• More than a fifth report being bullied, harassed or abused at least once in the past 12 months, a small drop from the 2016 survey
  • 39 per cent agreed poor performance was dealt with effectively
  • Several improvements on the 2016 staff survey, including staff recommending NHS England as a place to work
  • 48 per cent agreed “overall I have confidence in the leadership of NHS England” while 21 per cent disagreed

More than one in five NHS England staff said they had been bullied, harassed or abused in the past year in its latest staff survey, which also shows improvements in several areas.

The overall scores of the NHS England Census 2017 survey, distributed internally in recent weeks, have been leaked to HSJ.

Several scores were improved on the 2016 NHS England Staff Survey, for example 62 per cent said they would recommend NHS England as a place to work – up from 58 per cent in the previous survey.

Twenty-three per cent said they had been bullied, harassed or abused at least once in the past 12 months – down from 24 per cent in the 2016 survey, according to the results documents for 2017 and 2016 seen by HSJ.

It is lower than the 27 per cent who reported bullying or harassment in response to a similar question in the 2017 survey of staff in the NHS locally.

However, asked who they were bullied or harassed by, 28 per cent of NHS England staff who answered said their direct supervisor or line manager, 24 per cent another manager within their own team, and 16 per cent a manager from another team.

In the 2017 NHS staff survey, published last week, just 12 per cent reported experiencing bullying or harassment by managers at least once.

The NHS England 2017 survey found 59 per cent said they felt able to report bullying and harassment - up from 58 per cent in the 2016 figures.

Only 38 per cent agreed “poor performance within their team is dealt with effectively”, in one of the lowest results in the 2017 survey, up from 34 per cent in the 2016 staff survey.

For most questions, respondents who did not answer positively, ie that they “agree” with a given statement, are divided between those saying they “disagree” with it, and those who say they “neither” agree nor disagree - a breakdown not generally reported in staff survey summary results in the past nor in internal reports on the NHS England results this year.

The NHS England 2017 results show less than half of staff – 48 per cent – agreed that “overall I have confidence in the leadership of NHS England”. However, only 21 per cent disagreed with the statement, while while 30 per cent said they “neither” agreed nor disagreed.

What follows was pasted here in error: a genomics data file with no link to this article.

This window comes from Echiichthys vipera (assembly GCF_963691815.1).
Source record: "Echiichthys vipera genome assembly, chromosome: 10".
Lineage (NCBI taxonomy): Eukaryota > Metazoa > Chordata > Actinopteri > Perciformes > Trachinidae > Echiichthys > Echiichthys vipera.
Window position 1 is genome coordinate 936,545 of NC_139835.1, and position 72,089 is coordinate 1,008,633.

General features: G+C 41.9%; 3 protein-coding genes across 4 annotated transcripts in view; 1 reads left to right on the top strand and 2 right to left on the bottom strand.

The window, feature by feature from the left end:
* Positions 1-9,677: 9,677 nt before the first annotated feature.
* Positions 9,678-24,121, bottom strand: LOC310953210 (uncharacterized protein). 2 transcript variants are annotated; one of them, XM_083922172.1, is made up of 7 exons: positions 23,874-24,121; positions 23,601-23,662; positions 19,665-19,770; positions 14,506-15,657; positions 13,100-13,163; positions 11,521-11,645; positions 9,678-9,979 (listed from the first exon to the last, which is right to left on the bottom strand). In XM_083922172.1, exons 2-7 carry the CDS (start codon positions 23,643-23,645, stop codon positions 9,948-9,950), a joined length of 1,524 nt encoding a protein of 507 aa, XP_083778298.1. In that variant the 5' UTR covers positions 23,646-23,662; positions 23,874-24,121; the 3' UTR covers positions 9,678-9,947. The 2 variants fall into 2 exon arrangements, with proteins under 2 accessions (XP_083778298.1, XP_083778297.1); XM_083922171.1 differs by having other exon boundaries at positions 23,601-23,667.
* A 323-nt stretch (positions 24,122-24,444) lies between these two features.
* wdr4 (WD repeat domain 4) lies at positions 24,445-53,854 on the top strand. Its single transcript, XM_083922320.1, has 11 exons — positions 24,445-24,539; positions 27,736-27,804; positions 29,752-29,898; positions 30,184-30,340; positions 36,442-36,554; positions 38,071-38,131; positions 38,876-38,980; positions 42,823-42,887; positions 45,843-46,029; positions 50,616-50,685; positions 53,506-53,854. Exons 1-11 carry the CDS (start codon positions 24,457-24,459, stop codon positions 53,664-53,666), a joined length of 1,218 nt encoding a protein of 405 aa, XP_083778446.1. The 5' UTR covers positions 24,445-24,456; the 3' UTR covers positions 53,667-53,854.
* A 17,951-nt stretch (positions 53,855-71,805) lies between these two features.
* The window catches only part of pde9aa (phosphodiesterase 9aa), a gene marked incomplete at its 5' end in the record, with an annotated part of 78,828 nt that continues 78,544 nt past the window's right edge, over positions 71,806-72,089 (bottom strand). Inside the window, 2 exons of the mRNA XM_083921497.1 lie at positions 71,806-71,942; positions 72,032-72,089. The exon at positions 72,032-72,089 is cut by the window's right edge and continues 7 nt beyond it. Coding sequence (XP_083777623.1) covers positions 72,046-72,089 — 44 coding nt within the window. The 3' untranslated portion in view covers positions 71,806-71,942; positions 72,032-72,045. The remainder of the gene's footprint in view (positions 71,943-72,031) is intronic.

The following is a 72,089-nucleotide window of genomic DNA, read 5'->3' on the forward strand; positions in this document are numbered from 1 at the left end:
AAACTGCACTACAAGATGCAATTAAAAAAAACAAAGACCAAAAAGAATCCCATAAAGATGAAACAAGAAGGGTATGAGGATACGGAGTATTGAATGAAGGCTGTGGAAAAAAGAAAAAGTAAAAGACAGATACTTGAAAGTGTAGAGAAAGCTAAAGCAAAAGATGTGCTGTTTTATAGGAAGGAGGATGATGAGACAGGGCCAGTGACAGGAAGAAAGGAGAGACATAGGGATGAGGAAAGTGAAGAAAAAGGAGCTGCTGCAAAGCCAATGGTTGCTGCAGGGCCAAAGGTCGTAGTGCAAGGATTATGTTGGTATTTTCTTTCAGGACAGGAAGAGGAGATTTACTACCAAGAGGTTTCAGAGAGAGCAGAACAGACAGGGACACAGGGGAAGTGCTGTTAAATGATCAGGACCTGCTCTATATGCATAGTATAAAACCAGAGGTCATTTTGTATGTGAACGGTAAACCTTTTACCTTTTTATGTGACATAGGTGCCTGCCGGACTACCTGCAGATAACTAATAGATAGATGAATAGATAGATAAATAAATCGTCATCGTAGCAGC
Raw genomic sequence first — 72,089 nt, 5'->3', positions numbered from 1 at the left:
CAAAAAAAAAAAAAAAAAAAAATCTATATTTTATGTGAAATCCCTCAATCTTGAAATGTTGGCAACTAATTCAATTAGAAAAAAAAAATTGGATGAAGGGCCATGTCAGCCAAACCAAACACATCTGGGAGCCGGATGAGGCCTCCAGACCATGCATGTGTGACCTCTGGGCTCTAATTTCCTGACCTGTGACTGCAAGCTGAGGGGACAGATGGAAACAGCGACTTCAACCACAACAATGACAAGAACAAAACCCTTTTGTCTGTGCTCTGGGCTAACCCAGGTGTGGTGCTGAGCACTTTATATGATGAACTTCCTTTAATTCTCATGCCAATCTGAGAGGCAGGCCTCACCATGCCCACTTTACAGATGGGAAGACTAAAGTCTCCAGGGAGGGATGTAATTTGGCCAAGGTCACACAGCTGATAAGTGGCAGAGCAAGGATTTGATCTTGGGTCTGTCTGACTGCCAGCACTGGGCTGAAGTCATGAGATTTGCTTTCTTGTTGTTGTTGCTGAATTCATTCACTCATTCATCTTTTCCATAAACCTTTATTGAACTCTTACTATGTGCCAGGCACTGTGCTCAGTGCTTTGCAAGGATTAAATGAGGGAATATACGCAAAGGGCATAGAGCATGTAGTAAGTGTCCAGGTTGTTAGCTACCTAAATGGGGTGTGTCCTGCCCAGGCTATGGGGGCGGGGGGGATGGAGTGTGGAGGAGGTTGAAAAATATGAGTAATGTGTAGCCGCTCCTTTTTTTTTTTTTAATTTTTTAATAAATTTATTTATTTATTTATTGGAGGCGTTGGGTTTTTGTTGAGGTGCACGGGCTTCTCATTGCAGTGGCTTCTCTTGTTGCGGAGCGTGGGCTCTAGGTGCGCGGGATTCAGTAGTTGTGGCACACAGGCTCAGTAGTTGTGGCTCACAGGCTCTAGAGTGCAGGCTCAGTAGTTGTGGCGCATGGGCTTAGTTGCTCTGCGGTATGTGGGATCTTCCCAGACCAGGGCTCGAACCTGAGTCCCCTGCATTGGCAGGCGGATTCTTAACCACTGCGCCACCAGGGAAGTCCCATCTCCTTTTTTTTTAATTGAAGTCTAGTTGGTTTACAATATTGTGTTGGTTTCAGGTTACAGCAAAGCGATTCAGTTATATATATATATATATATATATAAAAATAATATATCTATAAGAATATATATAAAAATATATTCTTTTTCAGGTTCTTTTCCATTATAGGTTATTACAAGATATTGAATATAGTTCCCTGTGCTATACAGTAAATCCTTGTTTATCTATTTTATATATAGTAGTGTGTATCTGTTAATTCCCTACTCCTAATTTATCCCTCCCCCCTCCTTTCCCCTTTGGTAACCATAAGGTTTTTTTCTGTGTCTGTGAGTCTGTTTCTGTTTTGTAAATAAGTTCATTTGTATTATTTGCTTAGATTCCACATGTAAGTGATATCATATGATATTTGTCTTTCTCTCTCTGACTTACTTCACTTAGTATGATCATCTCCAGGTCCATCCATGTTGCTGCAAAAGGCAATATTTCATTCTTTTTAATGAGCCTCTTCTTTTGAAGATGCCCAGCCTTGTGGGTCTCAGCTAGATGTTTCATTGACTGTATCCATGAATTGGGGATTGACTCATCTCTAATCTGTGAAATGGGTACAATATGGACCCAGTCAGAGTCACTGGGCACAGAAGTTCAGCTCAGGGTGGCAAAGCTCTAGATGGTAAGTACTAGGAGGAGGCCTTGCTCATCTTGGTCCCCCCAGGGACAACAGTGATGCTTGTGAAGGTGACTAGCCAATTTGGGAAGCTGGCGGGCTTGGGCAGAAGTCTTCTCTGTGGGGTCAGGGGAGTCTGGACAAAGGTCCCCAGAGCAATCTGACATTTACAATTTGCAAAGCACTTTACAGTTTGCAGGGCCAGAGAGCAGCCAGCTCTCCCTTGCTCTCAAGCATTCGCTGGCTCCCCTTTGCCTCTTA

Fifty-three per cent agreed “senior management provide effective leadership”.

Figures for the previous year are not available, but HSJ revealed last year that the 2016 survey found just 41 per cent said NHS England’s leaders made decisions consistent with the organisation’s values.

There are not comparable questions in the NHS staff survey, but last year HSJ found the Department of Health and other national bodies had similarly poor perceptions about senior leaders. In the NHS Improvement 2016 survey, 32 per cent agreed that “senior leaders provide a clear vision of the overall direction of NHS Improvement”.

Last year’s results were released to HSJ only after a five-month freedom of information wrangle, with intervention by the Information Commissioner’s Office. However, NHS England has said that this year it intends to publish overall results on its website soon.

Other results in the survey include:

  • The overall engagement score was 76 per cent. NHS England said this was up 13 points in three years.
  • 54 per cent said NHS England acts fairly with regards to career progression or promotion, regardless of regardless of ethnic background, gender, religion, sexual orientation, disability or age. Fourteen per cent answered no to this question. The remainder said they don’t know.
  • 41 per cent said they were involved in contributing to decisions and changes introduced that affect their team, region or directorate, up from 37 per cent.
  • 48 per cent believe action will be taken on areas of concern identified in the survey, up from 45 per cent.

Updated 14 March 5.30pm: We made small changes to some figures to reflect full results of the 2017 survey published this afternoon by NHS England. No figures have changed by more than 1 percentage point. There were discrepancies due to rounding/addition in the information leaked to HSJ.